Learned integration of visual, vestibular, and motor cues in multiple brain regions computes head direction during visually guided navigation

Authors

  • Bret Fortenberry,

    1. Center for Adaptive Systems, Department of Cognitive and Neural Systems, and Center of Excellence for Learning in Education, Boston University, Boston, Massachusetts
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  • Anatoli Gorchetchnikov,

    1. Center for Adaptive Systems, Department of Cognitive and Neural Systems, and Center of Excellence for Learning in Education, Boston University, Boston, Massachusetts
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  • Stephen Grossberg

    Corresponding author
    1. Center for Adaptive Systems, Department of Cognitive and Neural Systems, and Center of Excellence for Learning in Education, Boston University, Boston, Massachusetts
    • Center for Adaptive Systems, Department of Cognitive and Neural Systems And Center of Excellence for Learning in Education, Science and Technology Boston University, 677 Beacon St, Boston, MA 02215
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Abstract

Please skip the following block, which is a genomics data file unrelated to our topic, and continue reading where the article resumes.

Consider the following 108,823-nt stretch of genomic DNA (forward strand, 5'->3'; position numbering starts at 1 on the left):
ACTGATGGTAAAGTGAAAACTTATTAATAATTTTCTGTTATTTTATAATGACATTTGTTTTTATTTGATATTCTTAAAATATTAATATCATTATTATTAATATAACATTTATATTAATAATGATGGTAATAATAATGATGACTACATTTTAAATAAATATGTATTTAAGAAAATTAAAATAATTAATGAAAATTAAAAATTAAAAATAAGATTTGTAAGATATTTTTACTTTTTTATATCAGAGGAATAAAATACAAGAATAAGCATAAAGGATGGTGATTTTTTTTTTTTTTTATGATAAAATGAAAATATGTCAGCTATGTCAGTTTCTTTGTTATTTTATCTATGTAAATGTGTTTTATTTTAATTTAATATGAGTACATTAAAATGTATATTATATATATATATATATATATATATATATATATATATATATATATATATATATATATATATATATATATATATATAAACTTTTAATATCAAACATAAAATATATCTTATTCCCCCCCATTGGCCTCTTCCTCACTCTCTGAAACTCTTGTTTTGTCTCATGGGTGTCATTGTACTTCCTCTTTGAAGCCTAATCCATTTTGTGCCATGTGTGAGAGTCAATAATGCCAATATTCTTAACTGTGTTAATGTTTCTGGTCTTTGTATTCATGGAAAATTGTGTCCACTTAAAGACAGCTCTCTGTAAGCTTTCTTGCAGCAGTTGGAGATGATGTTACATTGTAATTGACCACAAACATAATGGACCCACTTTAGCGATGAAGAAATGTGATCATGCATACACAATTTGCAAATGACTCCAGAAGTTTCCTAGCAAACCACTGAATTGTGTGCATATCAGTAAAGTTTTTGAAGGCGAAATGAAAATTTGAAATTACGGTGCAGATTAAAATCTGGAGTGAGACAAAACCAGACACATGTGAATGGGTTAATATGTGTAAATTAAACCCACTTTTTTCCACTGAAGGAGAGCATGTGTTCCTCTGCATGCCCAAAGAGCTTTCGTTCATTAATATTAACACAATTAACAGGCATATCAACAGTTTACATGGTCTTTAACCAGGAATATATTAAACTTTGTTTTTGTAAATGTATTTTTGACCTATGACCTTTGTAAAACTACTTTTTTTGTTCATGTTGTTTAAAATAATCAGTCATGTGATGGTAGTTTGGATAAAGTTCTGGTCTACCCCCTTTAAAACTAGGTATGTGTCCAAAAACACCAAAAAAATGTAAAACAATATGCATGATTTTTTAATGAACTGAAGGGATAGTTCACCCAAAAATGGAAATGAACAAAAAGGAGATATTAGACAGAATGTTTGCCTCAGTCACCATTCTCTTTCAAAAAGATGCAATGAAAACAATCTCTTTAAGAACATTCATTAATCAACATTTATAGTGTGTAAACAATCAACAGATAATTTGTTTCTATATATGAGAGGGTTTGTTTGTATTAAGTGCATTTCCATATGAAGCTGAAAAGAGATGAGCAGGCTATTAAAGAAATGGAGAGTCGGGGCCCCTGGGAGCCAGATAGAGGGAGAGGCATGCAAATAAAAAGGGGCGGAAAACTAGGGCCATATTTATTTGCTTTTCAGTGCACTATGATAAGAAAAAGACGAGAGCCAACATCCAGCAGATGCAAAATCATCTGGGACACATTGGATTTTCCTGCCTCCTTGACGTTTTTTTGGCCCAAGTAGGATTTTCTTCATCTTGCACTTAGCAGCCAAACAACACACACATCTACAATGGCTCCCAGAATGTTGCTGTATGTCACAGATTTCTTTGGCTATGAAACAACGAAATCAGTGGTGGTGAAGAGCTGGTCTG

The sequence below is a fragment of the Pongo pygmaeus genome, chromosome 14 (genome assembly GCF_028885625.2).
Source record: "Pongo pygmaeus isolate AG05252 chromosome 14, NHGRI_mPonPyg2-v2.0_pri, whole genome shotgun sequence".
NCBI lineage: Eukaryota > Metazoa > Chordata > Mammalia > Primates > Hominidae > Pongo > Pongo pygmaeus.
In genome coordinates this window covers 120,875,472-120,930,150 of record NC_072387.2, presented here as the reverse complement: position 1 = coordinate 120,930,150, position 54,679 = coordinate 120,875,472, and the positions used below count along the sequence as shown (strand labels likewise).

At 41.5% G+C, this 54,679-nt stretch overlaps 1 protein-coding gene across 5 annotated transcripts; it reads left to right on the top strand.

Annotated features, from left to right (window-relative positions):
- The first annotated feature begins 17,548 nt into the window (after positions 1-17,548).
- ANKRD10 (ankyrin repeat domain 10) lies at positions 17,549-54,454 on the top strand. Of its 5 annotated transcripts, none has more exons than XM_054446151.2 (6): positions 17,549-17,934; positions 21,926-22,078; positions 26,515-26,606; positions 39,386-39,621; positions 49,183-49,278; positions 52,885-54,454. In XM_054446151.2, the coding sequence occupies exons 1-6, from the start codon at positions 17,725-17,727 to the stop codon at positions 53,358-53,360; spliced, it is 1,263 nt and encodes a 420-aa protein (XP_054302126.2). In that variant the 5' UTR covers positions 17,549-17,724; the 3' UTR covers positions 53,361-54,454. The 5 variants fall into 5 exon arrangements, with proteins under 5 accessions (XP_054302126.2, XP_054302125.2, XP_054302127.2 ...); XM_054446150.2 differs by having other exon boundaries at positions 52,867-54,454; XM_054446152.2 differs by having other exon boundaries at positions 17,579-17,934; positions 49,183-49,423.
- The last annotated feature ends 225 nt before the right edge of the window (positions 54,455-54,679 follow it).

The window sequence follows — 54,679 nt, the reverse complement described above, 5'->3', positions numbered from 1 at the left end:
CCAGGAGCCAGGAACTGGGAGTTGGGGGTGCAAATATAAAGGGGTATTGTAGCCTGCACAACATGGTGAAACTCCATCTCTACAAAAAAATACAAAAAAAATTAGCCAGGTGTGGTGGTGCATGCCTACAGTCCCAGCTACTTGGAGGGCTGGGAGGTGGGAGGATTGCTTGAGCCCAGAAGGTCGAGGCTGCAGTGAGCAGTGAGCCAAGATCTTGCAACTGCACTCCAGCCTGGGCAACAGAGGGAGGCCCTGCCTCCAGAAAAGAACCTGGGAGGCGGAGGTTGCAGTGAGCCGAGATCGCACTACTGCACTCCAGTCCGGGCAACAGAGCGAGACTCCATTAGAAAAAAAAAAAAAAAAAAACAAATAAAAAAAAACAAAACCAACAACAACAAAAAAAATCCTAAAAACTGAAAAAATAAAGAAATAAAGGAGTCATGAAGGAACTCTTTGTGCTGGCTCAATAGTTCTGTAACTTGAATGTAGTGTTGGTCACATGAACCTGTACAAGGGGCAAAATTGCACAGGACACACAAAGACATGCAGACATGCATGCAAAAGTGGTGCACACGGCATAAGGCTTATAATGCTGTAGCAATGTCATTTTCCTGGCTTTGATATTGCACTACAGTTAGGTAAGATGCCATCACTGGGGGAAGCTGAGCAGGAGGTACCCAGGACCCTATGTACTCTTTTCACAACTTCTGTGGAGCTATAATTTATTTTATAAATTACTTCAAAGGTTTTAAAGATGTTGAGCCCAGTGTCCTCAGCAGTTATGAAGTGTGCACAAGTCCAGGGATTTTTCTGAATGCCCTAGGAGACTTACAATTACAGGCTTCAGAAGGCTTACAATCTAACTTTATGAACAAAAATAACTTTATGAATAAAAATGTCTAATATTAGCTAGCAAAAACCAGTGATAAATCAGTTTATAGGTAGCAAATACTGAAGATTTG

Effective navigation depends upon reliable estimates of head direction (HD). Visual, vestibular, and outflow motor signals combine for this purpose in a brain system that includes dorsal tegmental nucleus, lateral mammillary nuclei, anterior dorsal thalamic nucleus, and the postsubiculum. Learning is needed to combine such different cues to provide reliable estimates of HD. A neural model is developed to explain how these three types of signals combine adaptively within the above brain regions to generate a consistent and reliable HD estimate, in both light and darkness, which explains the following experimental facts. Each HD cell is tuned to a preferred head direction. The cell's firing rate is maximal at the preferred direction and decreases as the head turns from the preferred direction. The HD estimate is controlled by the vestibular system when visual cues are not available. A well-established visual cue anchors the cell's preferred direction when the cue is in the animal's field of view. Distal visual cues are more effective than proximal cues for anchoring the preferred direction. The introduction of novel cues in either a novel or familiar environment can gain control over a cell's preferred direction within minutes. Turning out the lights or removing all familiar cues does not change the cell's firing activity, but it may accumulate a drift in the cell's preferred direction. The anticipated time interval (ATI) of the HD estimate is greater in early processing stages of the HD system than at later stages. The model contributes to an emerging unified neural model of how multiple processing stages in spatial navigation, including postsubiculum head direction cells, entorhinal grid cells, and hippocampal place cells, are calibrated through learning in response to multiple types of signals as an animal navigates in the world. © 2012 Wiley Periodicals, Inc.

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